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25 March 2019
UK trade mark dispute: not enough specific evidence to be mugged off
In March 2016, McMug Ltd filed a UK trade mark application for the mark "okayest". A few months later, the mark proceeded to registration for the following products:
"Beakers of glass; Beer jugs; Beer mugs; Beverage coolers [containers]; Bottle coolers; Bottle openers; Bottles; Boxes for biscuits; Boxes of ceramics; Boxes of china; Boxes of earthenware; Boxes of glass; Ceramic mugs; Ceramic tableware; China mugs; Chinaware; Coasters, not of paper and other than table linen; Coasters (tableware); Coffee cups; Coffee mugs; Coffee pots; Cups; Cups and mugs; Cups (egg-); Cups (Egg -); Cups (Fruit); Cups made of china; Cups made of earthenware; Cups made of porcelain; Cups made of pottery; Cups of paper or plastic; Drinking cups; Drinking cups and saucers; Drinking flasks; Drinking receptacles; Drinking steins; Earthenware; Earthenware mugs; Flasks; Flasks for travellers; Flasks for travellers (Drinking -); Glass mugs; Hip flasks; Money boxes; Mugs; Mugs made of china; Mugs made of plastic; Mugs made of porcelain" (in class 21).
In February 2018 (18 months after registration), AMC Photographics Limited applied for the "okayest" registration to be declared invalid. This action was based on the fact that the mark is devoid of distinctive character as it is a wholly descriptive dictionary word (a superlative of okay), and also that the word is used by many traders on novelty goods and therefore was customary in the current language and in the bona fide and established practices of trade for such novelty items.
AMC specialises in the printing of large, professional-quality poster, photo and canvas prints, CD and DVD duplication and printing/production of novelty items, such as mugs, mouse mats and tote bags. They clearly had an interest in the registered term and a desire to remove it from the register, potentially concerned that they would be infringing based on their use despite submitting evidence to suggest that such use may have started before the registered mark.
McMug denied the claims made in the invalidity action and filed a counterstatement to that effect. They decided not to file any evidence to support their position. By comparison, AMC submitted written submissions and a large volume of evidence including two witness statements. These statements included examples of other third parties using the mark "okayest", as described below, and also references to online websites, dictionaries, blogs, book extracts and newspaper articles.
The first witness statement stated that they first came across the word "okayest" on a T-shirt in Canada in 2011. In 2014, AMC designed a range of mugs decorated with phrases that included the word, such as WORLD'S OKAYEST BROTHER, and started selling them in March of that year. In 2016, they had sold 500 units of these which turned over £3,500.
AMC also stated that they were not the only retailer selling mugs with the mark "okayest" affixed on them. Evidence from Amazon was submitted in support, showing examples of the mugs bearing THE WORLD'S OKAYEST MUM, BROTHER, SISTER, BOSS, and so on, sold by other retailers.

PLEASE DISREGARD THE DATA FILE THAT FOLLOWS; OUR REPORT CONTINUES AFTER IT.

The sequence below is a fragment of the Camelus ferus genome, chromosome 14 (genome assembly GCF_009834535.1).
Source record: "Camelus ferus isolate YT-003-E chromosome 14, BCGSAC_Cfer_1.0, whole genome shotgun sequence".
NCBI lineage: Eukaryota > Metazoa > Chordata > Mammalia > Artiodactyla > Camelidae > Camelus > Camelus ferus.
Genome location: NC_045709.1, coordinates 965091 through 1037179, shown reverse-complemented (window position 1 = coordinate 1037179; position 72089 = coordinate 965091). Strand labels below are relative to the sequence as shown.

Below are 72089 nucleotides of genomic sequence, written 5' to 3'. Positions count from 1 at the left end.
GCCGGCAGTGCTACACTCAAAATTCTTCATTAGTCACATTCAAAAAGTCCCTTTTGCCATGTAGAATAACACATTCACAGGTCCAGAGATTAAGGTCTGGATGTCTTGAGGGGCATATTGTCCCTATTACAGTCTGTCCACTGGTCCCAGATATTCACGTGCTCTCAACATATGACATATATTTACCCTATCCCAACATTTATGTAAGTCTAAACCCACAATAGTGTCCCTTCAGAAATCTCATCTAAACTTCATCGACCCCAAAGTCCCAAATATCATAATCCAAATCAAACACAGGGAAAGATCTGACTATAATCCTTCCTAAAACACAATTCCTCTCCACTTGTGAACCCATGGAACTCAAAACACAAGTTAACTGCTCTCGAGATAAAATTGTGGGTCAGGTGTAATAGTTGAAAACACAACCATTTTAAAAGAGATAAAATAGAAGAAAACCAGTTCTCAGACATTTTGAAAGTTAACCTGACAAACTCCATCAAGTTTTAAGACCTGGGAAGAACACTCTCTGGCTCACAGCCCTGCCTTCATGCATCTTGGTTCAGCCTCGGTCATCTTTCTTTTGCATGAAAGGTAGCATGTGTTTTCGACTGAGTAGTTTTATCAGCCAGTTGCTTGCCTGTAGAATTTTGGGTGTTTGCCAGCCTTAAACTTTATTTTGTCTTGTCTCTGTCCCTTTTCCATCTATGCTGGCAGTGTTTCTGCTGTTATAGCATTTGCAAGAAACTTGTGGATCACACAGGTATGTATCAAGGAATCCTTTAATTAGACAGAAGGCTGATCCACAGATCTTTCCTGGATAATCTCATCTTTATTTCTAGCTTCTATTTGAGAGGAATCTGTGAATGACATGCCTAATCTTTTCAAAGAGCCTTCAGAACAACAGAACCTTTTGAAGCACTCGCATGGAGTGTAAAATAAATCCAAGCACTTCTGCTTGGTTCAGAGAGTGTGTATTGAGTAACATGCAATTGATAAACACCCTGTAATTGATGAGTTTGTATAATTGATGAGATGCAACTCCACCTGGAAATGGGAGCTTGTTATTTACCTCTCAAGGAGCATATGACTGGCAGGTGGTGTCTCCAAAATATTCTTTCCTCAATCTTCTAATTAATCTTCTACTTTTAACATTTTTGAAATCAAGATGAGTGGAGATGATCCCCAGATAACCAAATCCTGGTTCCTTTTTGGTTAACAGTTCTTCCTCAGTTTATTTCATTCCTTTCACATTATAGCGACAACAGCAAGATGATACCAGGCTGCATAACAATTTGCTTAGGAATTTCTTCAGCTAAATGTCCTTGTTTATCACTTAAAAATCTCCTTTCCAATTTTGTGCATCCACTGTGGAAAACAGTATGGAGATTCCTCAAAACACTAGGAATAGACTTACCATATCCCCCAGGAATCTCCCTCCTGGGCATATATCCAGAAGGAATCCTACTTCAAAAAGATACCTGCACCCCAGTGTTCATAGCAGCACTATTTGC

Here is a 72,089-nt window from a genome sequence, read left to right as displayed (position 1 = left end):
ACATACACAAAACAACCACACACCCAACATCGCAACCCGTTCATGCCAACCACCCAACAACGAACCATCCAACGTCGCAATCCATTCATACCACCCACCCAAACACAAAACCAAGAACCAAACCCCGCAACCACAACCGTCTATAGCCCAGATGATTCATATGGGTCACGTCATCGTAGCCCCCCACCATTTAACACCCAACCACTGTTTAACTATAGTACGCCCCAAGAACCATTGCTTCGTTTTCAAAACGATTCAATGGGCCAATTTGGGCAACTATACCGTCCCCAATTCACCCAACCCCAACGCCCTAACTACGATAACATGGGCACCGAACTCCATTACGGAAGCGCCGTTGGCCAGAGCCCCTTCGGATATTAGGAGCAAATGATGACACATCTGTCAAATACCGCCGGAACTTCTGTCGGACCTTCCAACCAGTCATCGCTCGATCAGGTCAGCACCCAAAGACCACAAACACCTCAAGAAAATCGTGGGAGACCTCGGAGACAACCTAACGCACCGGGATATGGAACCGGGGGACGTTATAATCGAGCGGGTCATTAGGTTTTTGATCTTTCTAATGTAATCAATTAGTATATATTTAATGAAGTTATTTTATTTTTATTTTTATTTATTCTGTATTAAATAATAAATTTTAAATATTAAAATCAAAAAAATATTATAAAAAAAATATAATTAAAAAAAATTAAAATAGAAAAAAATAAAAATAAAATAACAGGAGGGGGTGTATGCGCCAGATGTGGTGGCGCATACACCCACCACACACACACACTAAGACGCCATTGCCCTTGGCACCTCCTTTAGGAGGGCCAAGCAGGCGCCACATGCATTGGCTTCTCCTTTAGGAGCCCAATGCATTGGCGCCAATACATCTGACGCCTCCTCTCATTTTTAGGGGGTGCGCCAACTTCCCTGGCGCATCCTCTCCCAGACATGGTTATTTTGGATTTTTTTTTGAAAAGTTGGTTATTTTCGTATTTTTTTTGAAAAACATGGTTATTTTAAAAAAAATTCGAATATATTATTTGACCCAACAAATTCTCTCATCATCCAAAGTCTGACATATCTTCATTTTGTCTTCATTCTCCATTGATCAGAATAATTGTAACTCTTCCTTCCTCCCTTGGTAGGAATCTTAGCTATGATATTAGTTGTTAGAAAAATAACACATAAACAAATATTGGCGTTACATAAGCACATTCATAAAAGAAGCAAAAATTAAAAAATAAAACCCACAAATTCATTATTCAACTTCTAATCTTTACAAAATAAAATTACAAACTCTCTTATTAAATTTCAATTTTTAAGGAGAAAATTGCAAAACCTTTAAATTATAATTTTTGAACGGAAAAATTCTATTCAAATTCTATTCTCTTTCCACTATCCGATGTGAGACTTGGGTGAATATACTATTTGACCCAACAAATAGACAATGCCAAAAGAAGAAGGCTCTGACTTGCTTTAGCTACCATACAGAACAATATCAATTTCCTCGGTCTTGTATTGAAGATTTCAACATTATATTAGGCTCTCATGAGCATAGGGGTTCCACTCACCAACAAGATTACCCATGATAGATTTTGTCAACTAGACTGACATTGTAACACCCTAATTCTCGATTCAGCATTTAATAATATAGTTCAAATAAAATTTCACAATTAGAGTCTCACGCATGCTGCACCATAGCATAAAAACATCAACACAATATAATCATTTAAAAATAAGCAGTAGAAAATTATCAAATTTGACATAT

The decision addresses the leading cases in relation to distinctiveness, descriptiveness and how they apply to the "okayest" registration. It was, however, found that the evidence supplied did not indicate that the word "okayest" is/was used to designate any characteristic of goods. The most plausible possibility was that it might describe the quality of the product, but it did not seem likely that traders in the novelty field would legitimately describe their products in this way in an attempt to tell the consumer that the mug they have purchased is "super average".
Neither would the relevant public perceive the word as a description of the goods or some characteristic of them. As shown in the small amount of use (on mugs) put forward, the word was intended to describe, as part of a longer phrase and in a jokey fashion, the person who is using the product. The term was therefore not directly descriptive to the consumer or trader.
Furthermore, the various examples of evidence submitted was not specific enough to the registered products for the mark to be found as non-distinctive. To this effect, the Examiner found that there was no reason why the word in itself would not be able to function as a trade mark. Being in the dictionary is, of course, not sufficient to remove the mark from the register. If it were, many trade marks would be perceived as non-distinctive.
The application for invalidation was, therefore, unsuccessful and the mark "okayest" remains registered for the class 21 products.
This case is a useful reminder that, even after registration, a mark can be challenged on the grounds of non-distinctiveness, descriptiveness, etc. It also confirms that the evidence must be specific to the goods/services concerned and also, depending on what is being argued, the perception of the relevant public, consumer or trader. Simply submitting evidence from various sources without linking them to the goods or services, or the consumers/traders, is not likely to be enough.
Case Ref: O-046/19
For further information on this topic please contact Christopher Benson or Tom Hooper at Taylor Wessing by telephone (+44 20 7300 7000) or email (firstname.lastname@example.org or email@example.com). The Taylor Wessing website can be accessed at www.taylorwessing.com.
This article has been reproduced in its original format from Lexology – www.Lexology.com.
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